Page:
Perchance To Dream: Tuan Hai (center) plays Puck in the plagued production of ‘A Midsummer’s Night’s Dream,’ documented in ‘A Dream in Hanoi.’
Sharing the Stage
‘A Dream in Hanoi’ follows two theater companies’ onstage–and backstage–drama
By Sara Bir
“All the world’s a stage,” the old bard Shakespeare famously wrote, “and all the men and women merely players.” The subjects of Tom Weidlinger’s documentary A Dream in Hanoi probably mulled over this snippet in their heads as cameras filmed the rocky journey of two theater companies–one American, one Vietnamese–bringing A Midsummer Night’s Dream to the Vietnamese stage for the first time. The result is a story not only of a play coming to life but of cultural ideals sparring, meeting, and melding.
In the fall of 2000, the U.S. Embassy in Hanoi and the U.S. State Department, along with the Vietnam America Theater Exchange, set up a collaboration between the Central Dramatic Company of Hanoi and the Artists Repertory Theater of Portland, Ore. The play, produced in Hanoi, combined Western and Vietnamese theatrical traditions and was performed in both Vietnamese and English.
Besides the obvious language barrier, challenges were not short in arising. Co-director Doan Hoang Giang, one of the most respected directors in Vietnam, had some ideas that didn’t sit too well with his American co-director Allen Nause and dramatist and co-producer Lorelle Browning, including giving the fairy Puck a gang of six drumming, masked servant boys to trail him onstage.
Meanwhile, the American actor who played Lysander broke new theatrical ground by initiating kissing onstage–taboo in Vietnam, where public modesty prevails. Kirsten Martha Brown, who played Helena, found herself at odds with Giang and her Vietnamese co-star Do Ky; Brown envisioned her character as headstrong, loud, and graceless, while Do Ky maintained that in Vietnam “no man could fall in love with such a woman.”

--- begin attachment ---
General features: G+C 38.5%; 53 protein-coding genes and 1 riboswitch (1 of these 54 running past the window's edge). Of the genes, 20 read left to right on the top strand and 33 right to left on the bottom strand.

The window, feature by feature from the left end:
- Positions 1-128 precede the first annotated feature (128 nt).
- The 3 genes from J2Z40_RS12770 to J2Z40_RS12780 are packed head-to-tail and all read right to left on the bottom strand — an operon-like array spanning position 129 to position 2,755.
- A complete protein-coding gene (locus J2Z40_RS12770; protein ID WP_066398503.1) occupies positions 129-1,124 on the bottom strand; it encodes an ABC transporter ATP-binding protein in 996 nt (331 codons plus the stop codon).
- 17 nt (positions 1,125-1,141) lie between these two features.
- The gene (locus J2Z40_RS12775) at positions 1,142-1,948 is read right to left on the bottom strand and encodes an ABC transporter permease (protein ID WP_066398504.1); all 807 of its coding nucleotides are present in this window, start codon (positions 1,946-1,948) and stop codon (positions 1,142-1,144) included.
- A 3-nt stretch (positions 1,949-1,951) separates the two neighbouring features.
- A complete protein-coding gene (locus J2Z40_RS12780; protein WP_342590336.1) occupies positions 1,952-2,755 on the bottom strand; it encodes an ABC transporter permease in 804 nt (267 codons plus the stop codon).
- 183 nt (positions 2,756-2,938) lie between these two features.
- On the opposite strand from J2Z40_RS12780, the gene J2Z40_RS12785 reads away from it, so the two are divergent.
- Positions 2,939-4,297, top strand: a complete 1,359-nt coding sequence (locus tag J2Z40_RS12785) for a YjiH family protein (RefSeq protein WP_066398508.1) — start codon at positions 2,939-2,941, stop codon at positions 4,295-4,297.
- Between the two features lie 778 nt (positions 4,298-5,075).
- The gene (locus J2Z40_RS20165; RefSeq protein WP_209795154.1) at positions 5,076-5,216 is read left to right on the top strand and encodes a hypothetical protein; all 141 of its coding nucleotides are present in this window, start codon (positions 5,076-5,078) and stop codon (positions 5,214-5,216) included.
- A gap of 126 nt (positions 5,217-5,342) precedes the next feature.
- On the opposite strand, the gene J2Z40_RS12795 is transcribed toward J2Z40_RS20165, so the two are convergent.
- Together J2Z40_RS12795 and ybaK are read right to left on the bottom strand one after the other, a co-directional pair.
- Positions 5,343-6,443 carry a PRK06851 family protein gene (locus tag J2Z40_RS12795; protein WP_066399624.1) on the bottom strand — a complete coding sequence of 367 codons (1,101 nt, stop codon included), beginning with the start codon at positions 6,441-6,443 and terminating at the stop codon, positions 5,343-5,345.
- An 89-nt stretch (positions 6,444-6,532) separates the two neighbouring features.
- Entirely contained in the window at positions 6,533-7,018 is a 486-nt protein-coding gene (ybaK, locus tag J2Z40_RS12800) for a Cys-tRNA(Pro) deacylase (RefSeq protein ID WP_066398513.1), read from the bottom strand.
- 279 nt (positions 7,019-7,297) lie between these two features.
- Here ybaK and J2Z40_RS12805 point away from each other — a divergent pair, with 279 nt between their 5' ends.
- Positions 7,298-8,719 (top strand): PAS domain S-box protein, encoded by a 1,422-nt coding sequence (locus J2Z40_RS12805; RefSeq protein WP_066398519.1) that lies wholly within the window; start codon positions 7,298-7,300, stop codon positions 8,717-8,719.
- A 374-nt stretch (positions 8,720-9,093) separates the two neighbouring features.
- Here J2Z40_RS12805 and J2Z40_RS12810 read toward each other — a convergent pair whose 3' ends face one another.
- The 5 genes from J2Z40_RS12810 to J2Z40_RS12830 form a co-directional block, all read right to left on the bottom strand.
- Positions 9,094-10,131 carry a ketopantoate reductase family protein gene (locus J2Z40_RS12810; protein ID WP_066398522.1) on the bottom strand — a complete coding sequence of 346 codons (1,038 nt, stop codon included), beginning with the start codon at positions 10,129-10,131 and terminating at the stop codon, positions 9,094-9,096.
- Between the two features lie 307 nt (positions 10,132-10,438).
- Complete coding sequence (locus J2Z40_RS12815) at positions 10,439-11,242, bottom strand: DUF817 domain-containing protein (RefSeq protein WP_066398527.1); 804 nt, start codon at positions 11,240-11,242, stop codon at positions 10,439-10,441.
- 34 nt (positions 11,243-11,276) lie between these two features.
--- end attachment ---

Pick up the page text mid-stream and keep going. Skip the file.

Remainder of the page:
Meanwhile, the play suddenly loses its opening-night venue, the grand Hanoi Opera House, and the Americans panic, feeling that the Vietnamese (for whom the slow-motion hurdles of dealing with their government are a fact of life) aren’t acting briskly enough. Then the cash-strapped company finds out that their opening-night ticket revenue won’t come through, because the government censors must first attend the play–and they must attend for free.
The bulk of the drama in this drama is backstage. It’s interesting that the tension between the collaborators is a result of everyone’s own commitment to a vision of quality. It’s that kind of tenacity that makes a great artist, but it’s that kind of tenacity that makes the realization of vastly different concepts from vastly different cultures so demanding.
Weidlinger’s viewpoint from behind the camera is objective, showing us tears of frustration and joy falling from both Vietnamese and American eyes. Equal screen time is given to triumphs as it is to the many tribulations. Weidlinger often cuts back to the dramatic action in the play itself throughout the film, making the proceedings a drama-within-a-drama that builds the film’s momentum toward opening night.
F. Murray Abraham’s narration is minimal and unobtrusive, and there’s plenty of evocative National Geographic-style shots of Hanoi street scenes to set the tone.
Anyone who has found herself in an intense, closed environment with strangers can easily identify with the dynamics of misunderstandings, compromises, petty arguments that become huge, and the strength of unlikely friendships. This film speaks volumes to any audience that’s been through a chaotic whirlwind of personalities and viewpoints and come out the better for it.
A Dream in Hanoi screens this week at the Sonoma Film Institute and Rialto Cinemas Lakeside. Maureen Gosling, the film’s editor, will appear at the SFI screening. See for showtimes.
From the February 6-12, 2003 issue of the North Bay Bohemian.